1. What are the usual conditions that can attenuate the X' descent?
ANS: a. A poor RV contraction, as in RV infarction, or when there is no atrial presystolic Starling effect stretch, as in atrial fibrillation or flutter.
b. Tricuspid regurgitation (TR), because the X' descent is encroached upon in proportion to the degree of regurgitation.
2. What can increase the amplitude of the X' descent?
ANS: a. Increased volume in the RV, as with an atrial septal defect (ASD), pulmonary regurgitation, and anomalous pulmonary venous connection.
b. Pericardial tamponade. Filling is restricted throughout diastole so that blood can only enter the right atrium during systole to make a good X' descent. The slow filling during diastole may eliminate the Y descent.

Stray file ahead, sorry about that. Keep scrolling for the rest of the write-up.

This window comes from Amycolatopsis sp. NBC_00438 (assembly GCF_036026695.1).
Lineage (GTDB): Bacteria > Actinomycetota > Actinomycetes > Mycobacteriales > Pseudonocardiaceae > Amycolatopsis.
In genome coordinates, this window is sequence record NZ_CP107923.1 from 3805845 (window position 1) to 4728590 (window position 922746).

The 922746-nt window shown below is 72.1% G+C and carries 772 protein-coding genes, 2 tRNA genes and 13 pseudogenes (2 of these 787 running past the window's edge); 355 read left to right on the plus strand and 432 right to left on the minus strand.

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Your heart pumps blood throughout your body using a network of tubing called arteries and capillaries which return the blood back to your heart via your veins. Blood pressure is the force of the blood pushing against the walls of your arteries as your heart beats.Learn more...